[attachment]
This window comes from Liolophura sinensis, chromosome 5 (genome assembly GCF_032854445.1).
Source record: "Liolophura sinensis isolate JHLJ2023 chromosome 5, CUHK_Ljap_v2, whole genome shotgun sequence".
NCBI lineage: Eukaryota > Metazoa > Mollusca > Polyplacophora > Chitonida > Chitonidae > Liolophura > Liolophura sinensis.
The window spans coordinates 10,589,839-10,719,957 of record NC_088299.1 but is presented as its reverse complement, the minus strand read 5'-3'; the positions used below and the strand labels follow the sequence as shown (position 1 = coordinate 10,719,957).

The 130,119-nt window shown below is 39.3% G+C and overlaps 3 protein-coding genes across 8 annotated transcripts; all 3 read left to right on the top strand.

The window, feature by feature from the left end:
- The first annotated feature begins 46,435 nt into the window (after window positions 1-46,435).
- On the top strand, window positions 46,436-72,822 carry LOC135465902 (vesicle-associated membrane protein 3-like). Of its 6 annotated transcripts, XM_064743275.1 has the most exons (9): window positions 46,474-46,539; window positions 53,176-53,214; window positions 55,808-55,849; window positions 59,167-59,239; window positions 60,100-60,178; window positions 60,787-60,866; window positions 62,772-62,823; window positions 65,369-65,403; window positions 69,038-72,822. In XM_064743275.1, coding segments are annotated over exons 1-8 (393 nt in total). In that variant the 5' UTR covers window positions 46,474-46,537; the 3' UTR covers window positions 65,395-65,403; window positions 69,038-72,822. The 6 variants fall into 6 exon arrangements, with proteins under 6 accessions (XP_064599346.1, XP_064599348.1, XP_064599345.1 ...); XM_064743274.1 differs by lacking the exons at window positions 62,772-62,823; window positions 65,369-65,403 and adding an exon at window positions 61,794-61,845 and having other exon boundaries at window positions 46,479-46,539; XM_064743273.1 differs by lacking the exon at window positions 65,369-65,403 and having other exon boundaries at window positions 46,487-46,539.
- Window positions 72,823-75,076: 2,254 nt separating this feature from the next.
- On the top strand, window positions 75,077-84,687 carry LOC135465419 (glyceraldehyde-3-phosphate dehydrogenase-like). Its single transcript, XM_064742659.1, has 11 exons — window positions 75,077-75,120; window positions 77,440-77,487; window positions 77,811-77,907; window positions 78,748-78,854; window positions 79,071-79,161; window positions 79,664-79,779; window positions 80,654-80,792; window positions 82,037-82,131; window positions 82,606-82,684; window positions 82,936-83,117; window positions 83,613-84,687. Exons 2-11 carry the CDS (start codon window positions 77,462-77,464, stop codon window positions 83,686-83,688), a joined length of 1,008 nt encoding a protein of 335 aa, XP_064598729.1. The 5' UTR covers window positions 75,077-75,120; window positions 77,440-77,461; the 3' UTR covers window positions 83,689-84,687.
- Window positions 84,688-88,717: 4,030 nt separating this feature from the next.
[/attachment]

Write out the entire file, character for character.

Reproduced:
This window comes from Liolophura sinensis, chromosome 5 (genome assembly GCF_032854445.1).
Source record: "Liolophura sinensis isolate JHLJ2023 chromosome 5, CUHK_Ljap_v2, whole genome shotgun sequence".
NCBI lineage: Eukaryota > Metazoa > Mollusca > Polyplacophora > Chitonida > Chitonidae > Liolophura > Liolophura sinensis.
The window spans coordinates 10,589,839-10,719,957 of record NC_088299.1 but is presented as its reverse complement, the minus strand read 5'-3'; the positions used below and the strand labels follow the sequence as shown (position 1 = coordinate 10,719,957).

The 130,119-nt window shown below is 39.3% G+C and overlaps 3 protein-coding genes across 8 annotated transcripts; all 3 read left to right on the top strand.

The window, feature by feature from the left end:
- The first annotated feature begins 46,435 nt into the window (after window positions 1-46,435).
- On the top strand, window positions 46,436-72,822 carry LOC135465902 (vesicle-associated membrane protein 3-like). Of its 6 annotated transcripts, XM_064743275.1 has the most exons (9): window positions 46,474-46,539; window positions 53,176-53,214; window positions 55,808-55,849; window positions 59,167-59,239; window positions 60,100-60,178; window positions 60,787-60,866; window positions 62,772-62,823; window positions 65,369-65,403; window positions 69,038-72,822. In XM_064743275.1, coding segments are annotated over exons 1-8 (393 nt in total). In that variant the 5' UTR covers window positions 46,474-46,537; the 3' UTR covers window positions 65,395-65,403; window positions 69,038-72,822. The 6 variants fall into 6 exon arrangements, with proteins under 6 accessions (XP_064599346.1, XP_064599348.1, XP_064599345.1 ...); XM_064743274.1 differs by lacking the exons at window positions 62,772-62,823; window positions 65,369-65,403 and adding an exon at window positions 61,794-61,845 and having other exon boundaries at window positions 46,479-46,539; XM_064743273.1 differs by lacking the exon at window positions 65,369-65,403 and having other exon boundaries at window positions 46,487-46,539.
- Window positions 72,823-75,076: 2,254 nt separating this feature from the next.
- On the top strand, window positions 75,077-84,687 carry LOC135465419 (glyceraldehyde-3-phosphate dehydrogenase-like). Its single transcript, XM_064742659.1, has 11 exons — window positions 75,077-75,120; window positions 77,440-77,487; window positions 77,811-77,907; window positions 78,748-78,854; window positions 79,071-79,161; window positions 79,664-79,779; window positions 80,654-80,792; window positions 82,037-82,131; window positions 82,606-82,684; window positions 82,936-83,117; window positions 83,613-84,687. Exons 2-11 carry the CDS (start codon window positions 77,462-77,464, stop codon window positions 83,686-83,688), a joined length of 1,008 nt encoding a protein of 335 aa, XP_064598729.1. The 5' UTR covers window positions 75,077-75,120; window positions 77,440-77,461; the 3' UTR covers window positions 83,689-84,687.
- Window positions 84,688-88,717: 4,030 nt separating this feature from the next.